A story about mothers and dinner tables

“ They always told us to eat slowly at dinner, to eat with our mouths closed, no elbows at the table, and finally they told us not to eat too much. But they never told us about emotions, what do we do with them at the dinner table? Do we share our tears or conceal them, if we show up with sadness tonight? Or do we tell the jokes exploding in our brain with laughter making us grin ever so slyly at the dinner table? Or do we remove ourselves from the table ever so absolutely when fury paints our cheeks red radiating colour and heat across the dinner table tonight? What should we do with our emotions at the dinner table? You never told us. But if we were to infer the rules from observing your behaviour than I suppose we must conceal it all, the sadness, the laughter and the anger. But mother, did you know that we could see through it all? All of us, father, sister, and brother. Perhaps it wasn’t us you were concealing it from, but yourself. I suppose it is hard to see oneself sad, foolish, or angry. I wonder if you succeeded. Because if you failed to hide your feelings away, if you still felt that you were all those things, sad, foolish and angry, sometimes even simultaneously, we would have loved it if you had shared it with us. Isn’t that after all what dinner tables are for? For sharing things? Both tangible and intangible? Perhaps that is why we never left the dinner table satiated, and not because you told us not to eat too much, but because we were never fed the intangible, we were always hungry but never knew why, for after all it was your responsibility to make sure we left the dinner table feeling full, feeling satisfied. Instead you watched us starve, knowing that there was something else you needed to offer us. All dinner table menus are the responsibility of the mother. Or did you not know that? Did your mother not tell you what to do at the dinner table as you have so clearly outlined for us what not to do at the dinner table, restricting our diet to mere food? Or was she like you too? Do you know it today at least? After all those years? Or are you still hiding things from yourself? Is it not a difficult endeavor to pretend oneself is blind forever? Do you not miss seeing how you look in the mirror? Do you not miss running? Are you not tired of tiptoeing making sure you do not trip or walk straight into a wall? What if you opened only one eye today? If only you could see that the light is not too bright, but just right. If only you could see my face, do you not miss it? Or are you so scared of seeing anything else, that you have chosen to sacrifice our faces too? Remember though we still have our eyes mother, have you not thought that we can see you? Have you not thought how painful it must be to watch you try to hide from yourself, to hide from us, your children, to hide from the world all together? Do you know the pain of mourning a mother that is still alive? Have you not thought that our pain might be great too? Have you not thought you could spare us it? Do you ever think of us? Do you love us? Have you ever loved us? Tell me, mother, do you even know how to love?”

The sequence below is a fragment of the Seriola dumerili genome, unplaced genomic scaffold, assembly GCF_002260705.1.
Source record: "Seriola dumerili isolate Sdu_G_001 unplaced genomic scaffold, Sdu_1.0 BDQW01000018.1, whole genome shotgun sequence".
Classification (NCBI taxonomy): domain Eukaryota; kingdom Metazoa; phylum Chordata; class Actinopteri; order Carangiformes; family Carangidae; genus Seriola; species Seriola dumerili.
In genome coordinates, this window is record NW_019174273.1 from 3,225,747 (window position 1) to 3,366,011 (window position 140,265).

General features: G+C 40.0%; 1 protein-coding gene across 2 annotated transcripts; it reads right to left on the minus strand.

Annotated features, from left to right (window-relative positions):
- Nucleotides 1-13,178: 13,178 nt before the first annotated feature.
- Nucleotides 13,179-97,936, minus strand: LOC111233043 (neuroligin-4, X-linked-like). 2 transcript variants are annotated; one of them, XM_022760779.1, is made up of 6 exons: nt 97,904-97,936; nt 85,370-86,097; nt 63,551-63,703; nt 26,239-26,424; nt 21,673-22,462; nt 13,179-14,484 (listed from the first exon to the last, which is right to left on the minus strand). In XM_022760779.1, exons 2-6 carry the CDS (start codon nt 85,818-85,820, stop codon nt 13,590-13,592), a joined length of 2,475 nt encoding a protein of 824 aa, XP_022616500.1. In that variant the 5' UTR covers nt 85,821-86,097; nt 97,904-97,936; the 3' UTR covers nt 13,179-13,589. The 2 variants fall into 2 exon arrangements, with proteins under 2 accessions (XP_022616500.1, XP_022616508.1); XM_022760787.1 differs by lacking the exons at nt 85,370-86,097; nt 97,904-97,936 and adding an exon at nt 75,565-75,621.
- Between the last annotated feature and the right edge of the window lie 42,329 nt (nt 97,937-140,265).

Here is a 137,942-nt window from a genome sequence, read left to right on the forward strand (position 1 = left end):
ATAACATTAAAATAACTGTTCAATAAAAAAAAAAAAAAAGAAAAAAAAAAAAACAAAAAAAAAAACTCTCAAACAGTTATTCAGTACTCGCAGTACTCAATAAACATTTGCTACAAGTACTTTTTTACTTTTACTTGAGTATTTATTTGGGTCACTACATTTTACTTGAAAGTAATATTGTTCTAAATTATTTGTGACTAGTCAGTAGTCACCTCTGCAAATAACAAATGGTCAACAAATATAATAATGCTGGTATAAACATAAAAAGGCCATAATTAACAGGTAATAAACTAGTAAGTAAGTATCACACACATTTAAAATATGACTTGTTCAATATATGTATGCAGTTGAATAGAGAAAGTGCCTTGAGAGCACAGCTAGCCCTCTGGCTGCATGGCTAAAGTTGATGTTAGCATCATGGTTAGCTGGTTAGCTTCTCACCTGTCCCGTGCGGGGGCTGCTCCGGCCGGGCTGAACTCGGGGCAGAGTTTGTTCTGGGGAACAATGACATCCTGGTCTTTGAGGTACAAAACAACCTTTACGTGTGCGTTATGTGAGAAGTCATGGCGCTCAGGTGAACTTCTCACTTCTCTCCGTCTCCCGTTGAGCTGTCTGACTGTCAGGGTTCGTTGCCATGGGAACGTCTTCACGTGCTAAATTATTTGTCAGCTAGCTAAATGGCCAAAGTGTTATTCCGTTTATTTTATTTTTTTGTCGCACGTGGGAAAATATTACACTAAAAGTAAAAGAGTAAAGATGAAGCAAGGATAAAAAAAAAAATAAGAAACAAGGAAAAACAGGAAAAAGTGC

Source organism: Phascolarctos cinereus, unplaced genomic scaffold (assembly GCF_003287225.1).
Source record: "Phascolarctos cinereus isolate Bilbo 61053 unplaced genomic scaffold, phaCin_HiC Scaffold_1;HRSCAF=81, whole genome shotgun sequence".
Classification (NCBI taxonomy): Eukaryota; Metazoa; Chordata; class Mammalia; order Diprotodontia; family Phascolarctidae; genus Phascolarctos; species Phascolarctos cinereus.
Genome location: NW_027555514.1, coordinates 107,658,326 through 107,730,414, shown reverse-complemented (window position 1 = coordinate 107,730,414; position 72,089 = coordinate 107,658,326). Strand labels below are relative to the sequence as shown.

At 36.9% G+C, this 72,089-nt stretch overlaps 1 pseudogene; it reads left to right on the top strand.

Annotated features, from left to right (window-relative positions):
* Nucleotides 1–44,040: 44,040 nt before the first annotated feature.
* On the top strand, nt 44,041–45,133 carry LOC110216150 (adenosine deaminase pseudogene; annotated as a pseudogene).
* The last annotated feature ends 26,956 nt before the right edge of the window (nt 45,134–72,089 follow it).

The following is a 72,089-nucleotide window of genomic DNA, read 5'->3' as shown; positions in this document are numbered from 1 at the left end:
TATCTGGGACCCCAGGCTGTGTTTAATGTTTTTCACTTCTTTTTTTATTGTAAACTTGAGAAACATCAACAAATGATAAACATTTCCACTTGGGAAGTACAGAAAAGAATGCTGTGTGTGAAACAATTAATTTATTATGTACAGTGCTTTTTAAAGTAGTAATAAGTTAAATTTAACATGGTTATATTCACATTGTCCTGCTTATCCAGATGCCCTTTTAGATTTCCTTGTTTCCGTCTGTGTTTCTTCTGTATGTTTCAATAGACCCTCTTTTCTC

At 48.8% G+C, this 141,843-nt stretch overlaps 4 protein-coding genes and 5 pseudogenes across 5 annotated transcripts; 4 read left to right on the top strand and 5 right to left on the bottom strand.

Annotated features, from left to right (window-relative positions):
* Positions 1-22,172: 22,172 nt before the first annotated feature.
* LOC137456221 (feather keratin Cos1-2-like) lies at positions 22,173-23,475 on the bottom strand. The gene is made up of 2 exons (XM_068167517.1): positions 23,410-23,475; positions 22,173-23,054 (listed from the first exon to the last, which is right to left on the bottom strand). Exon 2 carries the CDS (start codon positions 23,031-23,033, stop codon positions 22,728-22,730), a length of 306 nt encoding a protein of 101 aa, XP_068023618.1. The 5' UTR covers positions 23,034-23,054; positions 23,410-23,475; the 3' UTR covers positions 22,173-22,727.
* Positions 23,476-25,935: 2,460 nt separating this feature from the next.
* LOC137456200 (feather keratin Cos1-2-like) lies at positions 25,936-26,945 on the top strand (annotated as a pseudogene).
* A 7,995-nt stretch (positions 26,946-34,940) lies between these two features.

It is true that mothers face the great pressure of obligatory love. Why is it that a mother must love her child? Why is it assumed? Why compulsory? Why if a mother is strong enough and honest enough to recognise that perhaps her heart is too broken to love another, even herself, is she deemed a monster, unworthy of any goodness or kindness to come her way? It is for that reason that mothers all over feel such shame to seek help when they realise they do not love their kids. It is not their fault, and neither is it the fault of their kids, but we must help them repair their hearts, repair themselves, only then can they love again, only then can the children of the world again feel love. Children know unconsciously the truth; there are superficial actions of love, but they cannot mask the real thing, no matter how well the mother tries to hide it. This piece of writing was written for the mothers of the world whose hearts are too broken to even love their children, and for all those children of the broken-hearted mothers who are starving for love and affection. If we do not have these kinds of conversations, things will never get better, things will never change. Society too likes to hide from its own shortcomings, but today perhaps we can face them together. We can offer an ear or lend a hand to a mother or a child in need of love. There is no shame in being unable to love. There is no shame either in needing love. It is often difficult for us to ask for love or help, so if you recognise someone in your life who could use some compassion, do not shy away from giving it to them. Give the gift of love and compassion to those mothers and children once more. It is for our children now who will become mothers and fathers for their children in the future, that we must have these bold conversations.